Weapons F Or A Fighting

the long-recoil design reduced the peak loads to no more than those of the 20mm Hispano.

The Hurricane IID system proved highly accurate, much more so than the rocket-firing Typhoon fighters which replaced it, which despite their reputation were not precision weapons. Under trial conditions, the IIDs could achieve a hit-rate of 25% on tank-sized targets in comparison with less than 5% for airborne RPs (rocket projectiles); Operational Research calculated that in action in Normandy, the strike rate of RPs against tanks dropped to only 0.5%. The main reason was that guns were much easier to aim than the RPs which required complex mental calculations concerning trajectory and wind drift, not easy to perform in the heat of battle, although these problems were reduced with the introduction of a more advanced gyro gunsight in late 1944. To be fair, RPs were devastatingly effective when they did hit and had a severe effect on the morale of German tank crews, the first sighting of the Typhoons frequently causing tanks to be abandoned.

Vickers Gun Hurricane Iid

Hurricane IID fitted with two 40 mm Class S guns

However, the Hurricanes were withdrawn because the aircraft were too vulnerable to ground fire (thirty-nine were lost to flak), the heavy guns affected the aircraft's performance, the IID was effectively defenceless against enemy fighter aircraft and the gun was incapable of dealing with the Tiger tank. Even so, the Squadrons Mediterranean theatre operations saw claims of 144 tanks hit, of which 47 were destroyed, plus 177 other vehicles. In the Far East the IIDs were mainly used for attacking road and river transport, for which HE shells were used.

Somewhat surprisingly there appears to have been no attempt to develop APCR projectiles like the German Hartkernmunition, despite the fact that the technology was known and applied in other fields. On the other hand, a Hurricane-mounted Class S gun was fitted with a Littlejohn squeezebore adapter for tests in May 1944. The Littlejohn system, which saw service in the army's 2pdr AFV gun, used special lightweight, flanged, tungsten-cored projectiles which were squeezed by the cone-shaped adapter from 40mm to about 30mm calibre. Applied to the S gun, this should have delivered a dramatic increase in muzzle velocity and armour penetration (probably to around 80mm), but the system was not adopted and few details appear to have survived. Plans to increase the ammunition capacity by introducing a belt-fed version were also not proceeded with. Despite the introduction of RPs, the War Office never quite gave up the idea of an airborne anti-tank gun and at the end of the war were still playing with a scaled-up version, the 47mm Vickers P gun.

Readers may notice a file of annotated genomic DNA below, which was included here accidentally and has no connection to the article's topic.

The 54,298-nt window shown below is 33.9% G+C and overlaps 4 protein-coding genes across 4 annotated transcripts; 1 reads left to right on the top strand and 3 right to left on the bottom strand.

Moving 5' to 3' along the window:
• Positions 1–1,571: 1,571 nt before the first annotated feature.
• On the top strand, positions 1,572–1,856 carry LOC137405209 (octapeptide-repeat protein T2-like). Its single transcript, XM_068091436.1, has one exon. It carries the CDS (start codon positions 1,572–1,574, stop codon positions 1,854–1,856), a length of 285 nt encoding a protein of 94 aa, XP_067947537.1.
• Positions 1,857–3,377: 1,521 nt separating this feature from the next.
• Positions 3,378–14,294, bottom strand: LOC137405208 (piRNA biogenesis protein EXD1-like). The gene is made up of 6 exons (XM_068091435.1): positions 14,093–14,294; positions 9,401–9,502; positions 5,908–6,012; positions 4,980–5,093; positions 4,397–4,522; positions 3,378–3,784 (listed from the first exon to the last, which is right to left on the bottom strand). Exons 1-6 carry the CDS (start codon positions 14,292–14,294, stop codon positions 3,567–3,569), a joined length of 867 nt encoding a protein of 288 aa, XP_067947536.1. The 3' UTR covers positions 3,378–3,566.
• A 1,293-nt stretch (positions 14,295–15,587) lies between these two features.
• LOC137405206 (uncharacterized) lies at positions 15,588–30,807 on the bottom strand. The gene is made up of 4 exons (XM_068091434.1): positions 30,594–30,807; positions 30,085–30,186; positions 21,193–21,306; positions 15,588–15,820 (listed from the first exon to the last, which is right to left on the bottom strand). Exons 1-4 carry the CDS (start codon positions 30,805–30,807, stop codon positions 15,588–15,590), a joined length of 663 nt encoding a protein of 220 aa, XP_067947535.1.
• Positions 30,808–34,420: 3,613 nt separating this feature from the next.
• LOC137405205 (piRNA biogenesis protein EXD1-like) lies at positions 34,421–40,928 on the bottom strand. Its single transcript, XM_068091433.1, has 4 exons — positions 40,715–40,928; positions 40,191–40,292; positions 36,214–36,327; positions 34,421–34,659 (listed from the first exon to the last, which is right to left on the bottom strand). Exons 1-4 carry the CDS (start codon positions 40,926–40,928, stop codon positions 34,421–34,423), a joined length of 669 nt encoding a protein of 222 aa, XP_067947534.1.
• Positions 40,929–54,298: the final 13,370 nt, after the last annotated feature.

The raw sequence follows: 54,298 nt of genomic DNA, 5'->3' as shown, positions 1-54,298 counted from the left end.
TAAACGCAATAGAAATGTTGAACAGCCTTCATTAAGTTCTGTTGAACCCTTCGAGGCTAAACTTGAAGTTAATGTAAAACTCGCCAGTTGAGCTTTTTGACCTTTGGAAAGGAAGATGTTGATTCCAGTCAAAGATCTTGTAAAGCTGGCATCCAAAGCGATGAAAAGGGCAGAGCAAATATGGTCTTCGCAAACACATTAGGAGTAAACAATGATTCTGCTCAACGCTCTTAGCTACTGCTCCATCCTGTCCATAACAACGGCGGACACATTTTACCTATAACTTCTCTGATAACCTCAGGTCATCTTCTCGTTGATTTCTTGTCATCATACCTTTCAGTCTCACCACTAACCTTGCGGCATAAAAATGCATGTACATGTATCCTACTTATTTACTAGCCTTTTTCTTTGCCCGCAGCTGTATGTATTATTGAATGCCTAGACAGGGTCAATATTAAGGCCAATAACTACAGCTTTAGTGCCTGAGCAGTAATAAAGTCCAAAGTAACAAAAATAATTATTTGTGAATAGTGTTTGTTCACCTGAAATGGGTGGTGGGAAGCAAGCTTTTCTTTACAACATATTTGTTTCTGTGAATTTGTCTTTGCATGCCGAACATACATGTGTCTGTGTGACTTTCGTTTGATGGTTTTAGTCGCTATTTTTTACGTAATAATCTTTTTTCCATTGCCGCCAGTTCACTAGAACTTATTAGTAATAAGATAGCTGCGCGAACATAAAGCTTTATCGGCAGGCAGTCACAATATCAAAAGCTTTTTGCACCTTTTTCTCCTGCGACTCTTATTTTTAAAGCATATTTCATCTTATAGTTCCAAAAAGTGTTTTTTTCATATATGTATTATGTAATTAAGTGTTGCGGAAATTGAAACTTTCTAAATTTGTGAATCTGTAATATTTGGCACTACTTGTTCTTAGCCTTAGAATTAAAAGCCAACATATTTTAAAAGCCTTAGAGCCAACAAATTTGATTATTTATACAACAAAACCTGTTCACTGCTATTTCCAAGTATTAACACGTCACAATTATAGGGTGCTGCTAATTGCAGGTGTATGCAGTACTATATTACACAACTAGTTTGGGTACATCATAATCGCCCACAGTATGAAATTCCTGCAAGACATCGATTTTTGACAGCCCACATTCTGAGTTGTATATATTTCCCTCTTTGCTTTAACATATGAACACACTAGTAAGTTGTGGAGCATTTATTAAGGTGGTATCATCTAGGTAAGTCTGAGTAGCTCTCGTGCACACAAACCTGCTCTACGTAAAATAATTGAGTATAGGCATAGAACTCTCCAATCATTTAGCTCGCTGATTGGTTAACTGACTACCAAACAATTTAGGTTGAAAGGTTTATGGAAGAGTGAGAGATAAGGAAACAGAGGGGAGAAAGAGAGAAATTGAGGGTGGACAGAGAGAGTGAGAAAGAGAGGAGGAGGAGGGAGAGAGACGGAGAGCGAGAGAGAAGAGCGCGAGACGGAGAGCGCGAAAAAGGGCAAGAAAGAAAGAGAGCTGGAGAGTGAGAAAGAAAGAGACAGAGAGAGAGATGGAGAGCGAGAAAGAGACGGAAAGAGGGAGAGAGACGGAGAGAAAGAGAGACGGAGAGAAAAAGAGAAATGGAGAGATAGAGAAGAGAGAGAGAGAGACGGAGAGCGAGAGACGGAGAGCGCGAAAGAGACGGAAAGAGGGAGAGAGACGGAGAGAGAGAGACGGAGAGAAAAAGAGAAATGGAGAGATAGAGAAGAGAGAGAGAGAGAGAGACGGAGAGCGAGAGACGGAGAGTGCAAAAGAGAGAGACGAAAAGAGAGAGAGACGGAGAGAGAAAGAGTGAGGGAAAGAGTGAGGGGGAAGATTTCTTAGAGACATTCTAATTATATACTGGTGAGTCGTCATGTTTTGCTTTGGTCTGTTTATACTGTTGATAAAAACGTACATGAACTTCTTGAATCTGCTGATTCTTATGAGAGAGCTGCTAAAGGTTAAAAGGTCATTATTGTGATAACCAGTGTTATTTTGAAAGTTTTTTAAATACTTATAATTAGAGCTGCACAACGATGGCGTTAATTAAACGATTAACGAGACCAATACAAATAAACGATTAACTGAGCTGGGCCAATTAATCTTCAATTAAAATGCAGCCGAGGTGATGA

The last of the big guns used operationally by the RAF had a convoluted development history. As already described in Chapter 4, the Molins 6pdr was designed as an automatic anti-tank gun for the army and was later adopted by the RN for coastal craft. Molins then developed their weapon for aircraft use, offering it to the RAF in 1943 as a replacement anti-tank weapon. The RAF duly ordered thirty-six, the first being fitted to a Mosquito in July 1943, with a total of twenty-seven of what became the Mark XVIIIs being constructed. Before they saw action, requirements changed yet again and the Tsetses', as they were dubbed, were handed over to Coastal Command for

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